• John McGary, Woodford Sun Staff

Jones: 'Thank you and farewell'


AARON JONES will perform Sunday at 7 p.m. at First Christian Church of Versailles. The Woodford County pianist is moving to Florida next month, but not before other "farewell and thank you" performances at Addie's April 22 at 7 p.m., Christie's in Georgetown on May 6 at 7:30 p.m. (both with singer Matthew Castle) and a Mother's Day brunch show at Addie's on May 8 from 11 a.m. to 3 p.m. (Photo submitted)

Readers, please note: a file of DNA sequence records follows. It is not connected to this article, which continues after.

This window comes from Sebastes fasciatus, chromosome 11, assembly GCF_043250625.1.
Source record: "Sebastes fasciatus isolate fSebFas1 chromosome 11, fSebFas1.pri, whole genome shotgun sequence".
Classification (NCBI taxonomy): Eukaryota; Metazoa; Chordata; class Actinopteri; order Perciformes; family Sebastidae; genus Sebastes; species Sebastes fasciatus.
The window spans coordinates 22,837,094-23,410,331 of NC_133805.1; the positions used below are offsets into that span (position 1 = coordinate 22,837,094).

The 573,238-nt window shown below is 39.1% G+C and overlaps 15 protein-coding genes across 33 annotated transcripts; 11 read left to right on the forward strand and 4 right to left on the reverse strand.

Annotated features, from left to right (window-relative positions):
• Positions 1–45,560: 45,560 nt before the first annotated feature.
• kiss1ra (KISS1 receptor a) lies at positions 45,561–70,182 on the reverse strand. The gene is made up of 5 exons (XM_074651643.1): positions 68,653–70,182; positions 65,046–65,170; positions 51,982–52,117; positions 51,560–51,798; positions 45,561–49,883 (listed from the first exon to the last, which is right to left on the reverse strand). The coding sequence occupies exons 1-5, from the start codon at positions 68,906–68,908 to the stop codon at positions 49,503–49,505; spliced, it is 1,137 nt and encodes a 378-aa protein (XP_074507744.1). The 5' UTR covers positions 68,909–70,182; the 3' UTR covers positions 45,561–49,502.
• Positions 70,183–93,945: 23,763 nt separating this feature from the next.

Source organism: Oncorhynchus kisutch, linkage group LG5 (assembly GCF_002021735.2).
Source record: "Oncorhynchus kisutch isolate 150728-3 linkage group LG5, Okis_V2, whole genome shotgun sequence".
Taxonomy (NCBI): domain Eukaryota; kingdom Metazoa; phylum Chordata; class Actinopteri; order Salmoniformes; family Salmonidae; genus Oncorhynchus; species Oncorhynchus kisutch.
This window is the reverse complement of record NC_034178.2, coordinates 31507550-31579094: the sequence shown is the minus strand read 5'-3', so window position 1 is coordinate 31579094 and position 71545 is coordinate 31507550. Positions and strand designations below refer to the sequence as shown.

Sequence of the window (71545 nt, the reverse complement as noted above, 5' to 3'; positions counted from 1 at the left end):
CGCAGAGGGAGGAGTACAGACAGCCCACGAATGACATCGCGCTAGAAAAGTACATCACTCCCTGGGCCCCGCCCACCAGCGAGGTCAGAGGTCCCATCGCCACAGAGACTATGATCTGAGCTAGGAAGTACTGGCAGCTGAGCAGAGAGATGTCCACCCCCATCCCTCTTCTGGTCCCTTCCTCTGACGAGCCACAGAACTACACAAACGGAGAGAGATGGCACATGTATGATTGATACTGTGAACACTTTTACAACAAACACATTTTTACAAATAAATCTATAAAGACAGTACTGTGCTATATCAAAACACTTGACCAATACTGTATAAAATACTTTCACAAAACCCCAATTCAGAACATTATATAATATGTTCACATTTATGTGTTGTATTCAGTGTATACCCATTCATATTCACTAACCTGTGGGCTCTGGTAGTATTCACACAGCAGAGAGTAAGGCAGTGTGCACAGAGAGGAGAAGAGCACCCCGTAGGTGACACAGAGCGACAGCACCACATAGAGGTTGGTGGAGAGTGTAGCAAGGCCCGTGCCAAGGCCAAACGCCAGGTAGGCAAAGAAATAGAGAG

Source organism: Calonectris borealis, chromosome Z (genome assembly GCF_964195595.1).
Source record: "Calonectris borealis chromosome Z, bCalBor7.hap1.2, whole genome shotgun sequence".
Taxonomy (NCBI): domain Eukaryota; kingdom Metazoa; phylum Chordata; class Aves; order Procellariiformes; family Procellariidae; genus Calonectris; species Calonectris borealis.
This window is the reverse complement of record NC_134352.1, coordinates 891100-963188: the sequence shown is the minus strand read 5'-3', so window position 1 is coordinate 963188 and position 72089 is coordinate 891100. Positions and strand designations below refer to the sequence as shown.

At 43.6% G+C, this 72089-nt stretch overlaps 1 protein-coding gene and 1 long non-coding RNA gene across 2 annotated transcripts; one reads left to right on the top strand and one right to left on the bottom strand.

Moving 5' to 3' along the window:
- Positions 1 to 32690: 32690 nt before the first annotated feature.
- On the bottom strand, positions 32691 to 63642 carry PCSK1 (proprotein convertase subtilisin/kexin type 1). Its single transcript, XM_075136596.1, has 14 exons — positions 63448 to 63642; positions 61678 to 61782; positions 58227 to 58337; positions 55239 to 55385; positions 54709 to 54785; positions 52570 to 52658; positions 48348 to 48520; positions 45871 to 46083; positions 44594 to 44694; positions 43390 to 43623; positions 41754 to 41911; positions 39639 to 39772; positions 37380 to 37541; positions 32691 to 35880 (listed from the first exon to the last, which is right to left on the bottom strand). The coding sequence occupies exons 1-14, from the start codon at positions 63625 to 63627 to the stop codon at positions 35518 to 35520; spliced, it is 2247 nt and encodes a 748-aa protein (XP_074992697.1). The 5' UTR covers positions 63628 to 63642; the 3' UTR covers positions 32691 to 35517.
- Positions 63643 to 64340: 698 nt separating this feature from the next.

At the age of 14, he was the youngest student to be accepted into the University of Kentucky's School of Music. He played the piano at a White House Christmas show in 2006. He's a Versailles native whose love of music also led to him to a career as a certified dance instructor. Now, Aaron Jones is preparing to leave the community where he's spent virtually all of his 31 years - and he'll begin a series of musical "farewell and thank you" performances Sunday at 7 p.m. at First Christian Church of Versailles. "I've actually kind of been off the radar. I've been pursuing a dance career for the last five years and I've done regular gigs at the governor's mansion and a regular Christmas concert, but that's it. So I'm actually kind of picking piano back up as a part of the move," Jones said. Jones spoke with The Sun while house-hunting in Boca Raton, Fla., where he'll move in May for a promotion with Arthur Murray Dance Studios. The move also gives him easier access to other musical opportunities in the much larger Miami and Ft. Lauderdale markets. The First Christian Church show will last an hour and feature classical, jazz, popular and hymns. "It's a farewell concert, so I'll be playing all my favorite music," Jones said. "Whenever I do a show, I want to make sure that there's always something that everybody can enjoy. It's not just my way of saying goodbye, but my way of saying thank you to Versailles ." Jones was raised by his mother and grandparents, and said he never knew his father. "Any time a kid does not know their father personally, there's sort of a feeling of not belonging somewhere. In spite of that, I feel like the people of Versailles always took me in as family, and made me feel so welcome and so part of their world." Jones said. Despite his immersion in the world of dance, Jones never gave up tinkling the ivories. Last December, he gave a Christmas concert at Forest Grove Christian Church in Winchester, where he once served as church pianist, and his farewell tour will include an April 24 show there. (Jones was also pianist at First Christian Church of Versailles for several years.) "He's an incredible pianist . and a very friendly, solid kind of guy," said Forest Grove Pastor Larry Deckard. Jones was raised on a Woodford County tobacco farm, and grew up listening to church hymns and Bluegrass legend Bill Monroe. After graduating from UK with a bachelor's degree in piano performance, he's performed at venues ranging from restaurants to churches and, oh yes, the White House. After the Christmas show in the White House East Room, he met then-President George W. Bush. "He walked over and he said, 'Oh, I thought that was a player piano, but I guess I was wrong," Jones said. "I laughed. I was very obsequious about it - you laugh when the president makes a joke." On Mother's Day, Jones will play at Addie's during brunch. He'll leave for Florida shortly after a May 14 Arthur Murray benefit for the Lexington Rotary Club, where he'll dance with former UK women's basketball star Leslie Nichols. "She's a really nice lady, and she's very tall, and I'm very tall, so it's a good pairing," Jones said. He admits to mixed feelings about leaving Versailles. "I will miss it bitterly. People who are from Kentucky are the only people who understand exactly what Kentucky means to a Kentuckian. It's something that you carry with you, I do believe that," Jones said. "I would not be the man I am today, nor would I be the musician I am today, were it not for the strong Kentucky influences of my roots. "The comfort that I have is knowing that in my art, I am taking with me all of the assimilated pieces of the Bluegrass that I've gathered over the years."

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